Jury deliberations will resume Tuesday in Ghislaine Maxwell’s trial
Prosecutors sorted through the evidence, blindly accepted the accusers’ shifting narratives and had failed to prove their case against Ghislaine Maxwell, a defense lawyer told the jury as Ms Maxwell’s sex trafficking trial came to an end on Monday .
In alternately biting, sarcastic and indignant argument, lawyer Laura Menninger urged jurors to reject the government’s arguments and be skeptical of the evidence she called thin and the testimony she brought forward. qualified as fragile.
âThe government wants you to speculate over and over again,â Ms. Menninger said, later adding, âMs. Maxwell doesn’t have to prove her innocence to you. You already know that.â
In addition to attacking the government case and the motives and recollections of Ms Maxwell’s accusers, Ms Menninger has targeted Jeffrey Epstein, whom she said the trial proved to be a “master manipulator.”
“Everyone knew Jeffrey was keeping secrets from Ghislaine except Ghislaine,” Ms Menninger said, noting that house staff and pilots had hidden Mr Epstein’s other girlfriends from Ms Maxwell.
Towards the end of her oral argument, Ms Menninger said Ms Maxwell was on trial because of her relationship with Mr Epstein. âIt might have been the biggest mistake of her life, but it wasn’t a crime,â she said.
Ms Menninger spent most of her two hours and 15 minutes of closing explaining to the jury the testimony of the four women who testified to accuse Ms Maxwell of grooming them for sexual abuse as teenagers.
She pointed to inconsistencies in their testimony – especially when it did not match their previous statements to law enforcement officials, or their contemporary accounts.
She also focused on the financial settlements witnesses had received from Mr Epstein’s estate. She described a victim’s lawyer as “not a dummy”, saying that after Mr Epstein’s death, the lawyer knew there was a “heap of money” for her client to pursue.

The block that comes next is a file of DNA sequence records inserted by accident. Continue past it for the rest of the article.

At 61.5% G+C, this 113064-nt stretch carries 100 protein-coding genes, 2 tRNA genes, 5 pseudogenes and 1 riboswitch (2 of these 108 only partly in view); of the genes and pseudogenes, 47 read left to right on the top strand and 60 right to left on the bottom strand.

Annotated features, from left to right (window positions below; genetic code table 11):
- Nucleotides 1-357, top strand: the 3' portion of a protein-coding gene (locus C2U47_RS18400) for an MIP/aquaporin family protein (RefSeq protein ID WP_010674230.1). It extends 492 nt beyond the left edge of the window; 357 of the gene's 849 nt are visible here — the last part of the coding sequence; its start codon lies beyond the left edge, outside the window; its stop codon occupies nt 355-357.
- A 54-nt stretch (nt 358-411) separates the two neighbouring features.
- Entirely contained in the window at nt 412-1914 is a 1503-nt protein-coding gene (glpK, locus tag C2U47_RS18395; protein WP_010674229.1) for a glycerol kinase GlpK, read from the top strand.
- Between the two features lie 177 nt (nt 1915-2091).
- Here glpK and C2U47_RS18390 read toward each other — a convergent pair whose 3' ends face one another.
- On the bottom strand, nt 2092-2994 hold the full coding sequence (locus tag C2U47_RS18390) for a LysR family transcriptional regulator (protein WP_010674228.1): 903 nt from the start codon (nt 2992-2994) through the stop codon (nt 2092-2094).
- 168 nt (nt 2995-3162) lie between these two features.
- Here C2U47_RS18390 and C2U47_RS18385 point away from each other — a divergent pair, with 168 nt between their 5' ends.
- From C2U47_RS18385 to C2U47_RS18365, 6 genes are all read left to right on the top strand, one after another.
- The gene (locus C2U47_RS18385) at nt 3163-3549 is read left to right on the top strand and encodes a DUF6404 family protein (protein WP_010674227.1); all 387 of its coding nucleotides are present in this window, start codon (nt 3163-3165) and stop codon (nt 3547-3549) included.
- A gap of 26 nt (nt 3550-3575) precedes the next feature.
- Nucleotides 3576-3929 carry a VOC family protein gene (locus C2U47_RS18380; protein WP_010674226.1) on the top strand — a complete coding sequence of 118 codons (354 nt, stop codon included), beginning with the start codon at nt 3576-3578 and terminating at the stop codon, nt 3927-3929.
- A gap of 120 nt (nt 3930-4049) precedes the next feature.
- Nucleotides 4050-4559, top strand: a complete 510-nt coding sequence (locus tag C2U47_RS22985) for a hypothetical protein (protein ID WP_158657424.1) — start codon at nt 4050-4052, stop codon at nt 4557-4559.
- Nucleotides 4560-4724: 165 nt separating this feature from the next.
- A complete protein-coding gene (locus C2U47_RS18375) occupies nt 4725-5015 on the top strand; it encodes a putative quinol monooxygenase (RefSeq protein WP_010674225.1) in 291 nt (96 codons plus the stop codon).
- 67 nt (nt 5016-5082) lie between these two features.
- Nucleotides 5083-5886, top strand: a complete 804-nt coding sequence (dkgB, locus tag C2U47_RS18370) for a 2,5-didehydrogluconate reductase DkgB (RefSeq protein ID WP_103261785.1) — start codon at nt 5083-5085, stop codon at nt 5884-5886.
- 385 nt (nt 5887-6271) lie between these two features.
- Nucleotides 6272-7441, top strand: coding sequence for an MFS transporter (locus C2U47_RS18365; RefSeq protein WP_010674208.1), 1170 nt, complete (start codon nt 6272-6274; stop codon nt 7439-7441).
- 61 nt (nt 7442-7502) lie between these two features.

“All of these witnesses have changed their stories over and over again,” Ms. Menninger said. “Why?”
Ms Menninger argued that the government’s cause was based on the âmistaken memoriesâ of the four women. She relied on the testimony of a defense witness, an expert who testified on the malleability of memory. âMemory weakens over time and memory can be affected and corrupted by post-event contamination,â Ms. Menninger said.
âThe vividness of a memory doesn’t make it more precise,â Ms. Menninger said.
Ms. Menninger also attacked the credibility of other government witnesses. She described a witness – a former employee who described Ms Maxwell as the “lady of the house” who set the rules for Mr. Epstein’s house – as “a two-time burglar, obviously with an ax grinding” .
She pointed to the felony convictions and drug use of another witness, the former boyfriend of one of the accusers.
Ms Menninger also strongly objected to prosecutors’ assertion – in opening statements and in oral argument – that Ms Maxwell’s involvement in Mr Epstein’s scheme was motivated by money and maintaining his style of luxurious living.
A prosecutor earlier today cited banking documents which showed Mr Epstein transferred $ 30.7 million to Ms Maxwell between 1999 and 2007, which includes some of the years in which she was charged with the helping to recruit, prepare and sexually assault young adolescents. .
“The government is making a big show of these big dollar transfers,” Menninger said. “It’s a thin testimony,” she continued.
She said the prosecution was asking the jury to speculate. “Speculation is not proof,” Ms Menninger said, adding that it was not even clear that Ms Maxwell “knew these transfers were being made on her behalf.”